Fresh details emerge about failed Cornwall rocket launch
New details have surfaced as to why the first-ever satellite mission launched from British soil failed.
The world watched last week as the company Virgin Orbit carried a rocket from Newquay, Cornwall, to be launched high over the Atlantic.
Although the rocket ignited, the mission was aborted after it suffered an “anomaly” and failed to release the satellites it was carrying.
Preliminary analysis of the data from the Start me Mission has begun to shed new light on what went wrong.
The flight was operated using Virgin Orbit’s airborne LauncherOne system from the newly commissioned Spaceport Cornwall.
After successfully completing pre-launch operations and taking off from the runway at Spaceport Cornwall as planned, the Virgin Orbit carrier aircraft flew to a selected drop zone chosen for this mission and successfully launched the rocket.
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The rocket then fired its first stage engine, rapidly going hypersonic and successfully completing first stage combustion.
Initial data reviews indicate that the rocket’s first stage performed as expected, the rocket reached space altitudes, and that stage separation, upper stage ignition, and fairing separation occurred similarly according to the planned mission schedule.
Later during the mission, however, the upper stage experienced an anomaly at an altitude of about 180 km, which prematurely ended the upper stage’s first burnup.
This event ended the mission, with the rocket components and payload falling back to Earth within the approved safety corridor without ever reaching orbit.
The Virgin Orbit carrier plane and its crew returned safely to Spaceport Cornwall.
The company’s formal investigation into the cause of the second stage failure is being led by Distinguished Aerospace Veteran Jim Sponnick and Lead Investigator Chad Foerster.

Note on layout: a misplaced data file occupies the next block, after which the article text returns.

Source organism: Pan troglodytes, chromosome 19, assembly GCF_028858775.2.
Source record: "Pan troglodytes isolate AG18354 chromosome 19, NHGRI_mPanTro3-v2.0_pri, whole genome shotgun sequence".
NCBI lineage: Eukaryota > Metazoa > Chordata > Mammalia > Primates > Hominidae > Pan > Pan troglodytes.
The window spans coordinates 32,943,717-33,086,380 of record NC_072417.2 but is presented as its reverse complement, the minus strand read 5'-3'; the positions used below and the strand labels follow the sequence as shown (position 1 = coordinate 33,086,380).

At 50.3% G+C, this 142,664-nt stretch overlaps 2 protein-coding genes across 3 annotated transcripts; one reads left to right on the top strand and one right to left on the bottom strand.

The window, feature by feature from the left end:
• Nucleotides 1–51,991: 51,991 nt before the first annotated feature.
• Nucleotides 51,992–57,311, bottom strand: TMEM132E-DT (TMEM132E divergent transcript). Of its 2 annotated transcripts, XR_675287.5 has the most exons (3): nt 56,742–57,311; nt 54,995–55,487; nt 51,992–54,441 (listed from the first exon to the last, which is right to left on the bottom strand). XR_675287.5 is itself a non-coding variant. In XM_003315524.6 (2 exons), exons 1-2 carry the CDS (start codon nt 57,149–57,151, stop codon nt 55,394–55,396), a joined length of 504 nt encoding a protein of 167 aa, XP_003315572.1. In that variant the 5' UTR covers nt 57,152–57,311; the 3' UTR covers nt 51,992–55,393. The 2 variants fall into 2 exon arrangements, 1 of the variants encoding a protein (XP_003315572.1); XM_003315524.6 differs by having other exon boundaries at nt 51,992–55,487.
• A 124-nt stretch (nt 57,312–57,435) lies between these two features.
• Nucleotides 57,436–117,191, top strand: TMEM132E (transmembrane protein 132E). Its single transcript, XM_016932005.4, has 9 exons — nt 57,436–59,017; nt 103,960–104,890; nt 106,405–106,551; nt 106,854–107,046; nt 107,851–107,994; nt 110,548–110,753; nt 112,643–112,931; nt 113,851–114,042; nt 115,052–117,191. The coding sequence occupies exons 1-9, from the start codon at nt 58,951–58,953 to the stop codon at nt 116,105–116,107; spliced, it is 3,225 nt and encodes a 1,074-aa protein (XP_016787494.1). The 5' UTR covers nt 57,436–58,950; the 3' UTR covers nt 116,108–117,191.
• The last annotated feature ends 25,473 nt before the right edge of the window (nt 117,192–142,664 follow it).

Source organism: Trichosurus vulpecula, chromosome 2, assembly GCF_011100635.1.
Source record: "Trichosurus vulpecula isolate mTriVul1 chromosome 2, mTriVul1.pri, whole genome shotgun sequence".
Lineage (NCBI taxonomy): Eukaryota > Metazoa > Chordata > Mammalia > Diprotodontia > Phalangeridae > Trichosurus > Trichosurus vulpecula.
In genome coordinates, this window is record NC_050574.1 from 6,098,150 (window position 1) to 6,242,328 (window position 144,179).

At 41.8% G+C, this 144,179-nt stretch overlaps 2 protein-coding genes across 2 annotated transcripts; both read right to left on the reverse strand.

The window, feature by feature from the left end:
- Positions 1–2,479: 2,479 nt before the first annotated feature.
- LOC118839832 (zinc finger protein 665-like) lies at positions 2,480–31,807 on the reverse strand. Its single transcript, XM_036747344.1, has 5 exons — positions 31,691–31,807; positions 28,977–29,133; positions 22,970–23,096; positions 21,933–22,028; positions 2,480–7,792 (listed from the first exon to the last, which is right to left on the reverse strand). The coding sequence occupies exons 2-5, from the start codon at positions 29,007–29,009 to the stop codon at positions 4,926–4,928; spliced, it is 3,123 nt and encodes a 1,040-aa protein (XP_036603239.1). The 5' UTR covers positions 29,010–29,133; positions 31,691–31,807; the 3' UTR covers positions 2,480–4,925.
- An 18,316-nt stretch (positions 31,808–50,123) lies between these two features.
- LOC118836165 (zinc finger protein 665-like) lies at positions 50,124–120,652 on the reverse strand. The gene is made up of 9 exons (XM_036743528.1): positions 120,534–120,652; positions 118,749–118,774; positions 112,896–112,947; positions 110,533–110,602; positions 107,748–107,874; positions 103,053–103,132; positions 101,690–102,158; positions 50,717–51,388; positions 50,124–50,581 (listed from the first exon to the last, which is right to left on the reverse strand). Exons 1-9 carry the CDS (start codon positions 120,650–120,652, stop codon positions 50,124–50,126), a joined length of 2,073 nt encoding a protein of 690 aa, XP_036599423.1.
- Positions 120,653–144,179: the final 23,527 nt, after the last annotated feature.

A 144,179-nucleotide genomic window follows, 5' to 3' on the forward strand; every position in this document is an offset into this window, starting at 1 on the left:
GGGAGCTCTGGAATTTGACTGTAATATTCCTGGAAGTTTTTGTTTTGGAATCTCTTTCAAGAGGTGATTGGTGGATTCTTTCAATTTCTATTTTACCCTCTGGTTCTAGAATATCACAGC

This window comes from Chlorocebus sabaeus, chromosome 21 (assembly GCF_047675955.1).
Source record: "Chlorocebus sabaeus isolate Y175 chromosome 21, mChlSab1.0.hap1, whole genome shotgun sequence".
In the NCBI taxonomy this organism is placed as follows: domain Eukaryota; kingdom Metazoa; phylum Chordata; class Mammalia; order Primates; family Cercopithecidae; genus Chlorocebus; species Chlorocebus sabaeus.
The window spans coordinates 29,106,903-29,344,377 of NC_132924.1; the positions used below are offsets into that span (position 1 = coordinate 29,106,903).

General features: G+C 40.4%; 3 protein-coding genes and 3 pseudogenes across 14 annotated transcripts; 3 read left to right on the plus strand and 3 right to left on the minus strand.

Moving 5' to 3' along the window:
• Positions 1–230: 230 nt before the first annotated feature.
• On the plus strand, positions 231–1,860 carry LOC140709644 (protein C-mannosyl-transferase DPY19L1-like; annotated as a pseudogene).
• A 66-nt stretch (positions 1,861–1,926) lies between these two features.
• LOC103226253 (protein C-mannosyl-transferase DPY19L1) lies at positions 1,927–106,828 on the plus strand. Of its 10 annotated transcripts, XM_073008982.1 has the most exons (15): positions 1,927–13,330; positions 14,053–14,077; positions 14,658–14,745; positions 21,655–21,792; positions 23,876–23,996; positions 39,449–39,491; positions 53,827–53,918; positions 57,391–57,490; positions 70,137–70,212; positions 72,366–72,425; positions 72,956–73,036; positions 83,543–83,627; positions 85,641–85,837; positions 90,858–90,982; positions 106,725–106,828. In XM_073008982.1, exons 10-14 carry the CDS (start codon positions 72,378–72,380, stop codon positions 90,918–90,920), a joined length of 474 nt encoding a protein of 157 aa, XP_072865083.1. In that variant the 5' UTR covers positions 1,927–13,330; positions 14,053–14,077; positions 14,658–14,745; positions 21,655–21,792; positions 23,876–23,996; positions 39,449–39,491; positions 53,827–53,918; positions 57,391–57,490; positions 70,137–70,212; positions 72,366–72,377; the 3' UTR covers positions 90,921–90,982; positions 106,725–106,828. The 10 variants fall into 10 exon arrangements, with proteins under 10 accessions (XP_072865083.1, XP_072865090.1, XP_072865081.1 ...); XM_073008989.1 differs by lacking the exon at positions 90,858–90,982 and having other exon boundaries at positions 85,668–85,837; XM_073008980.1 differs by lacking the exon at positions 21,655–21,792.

A comprehensive fault analysis and investigation is performed prior to the next flight, as well as the completion of any required corrective actions identified during the investigation.
Virgin Orbit continues to process its next proposed rocket for final integration and validation ahead of the upcoming mission, which is scheduled to take place from Mojave Air and Space Port in California.
Virgin Orbit also anticipates returning to Spaceport Cornwall for additional launches and is in active discussions with key UK government and commercial officials to begin planning for mission opportunities later this year.
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Dan Hart, CEO of Virgin Orbit said: “We are all disappointed that we have not been able to achieve full mission success and provide the launch service our customers deserve.
“After identifying the anomaly, our team immediately switched to a pre-planned investigation mode. Given our four previous successful missions that have proven our technology, our team’s deep understanding of the LauncherOne system from vast amounts of previously collected flight data, and the extensive telemetry data collected to characterize the flight and the anomaly, I am confident that this is the case, cause and corrective actions are identified efficiently and in a timely manner.
“We continue to process and test our next vehicle according to our plan and will make any necessary changes before our next launch.
“I would also like to express my heartfelt appreciation to our team who have worked tirelessly under high pressure and difficult conditions, and most importantly to our customers, supporters and partners in the UK, US and around the world. Thank you for the many expressions of trust and support we have received over the past two days.”
Founded in 2017 by Sir Richard Branson, Virgin Orbit began commercial service in 2021.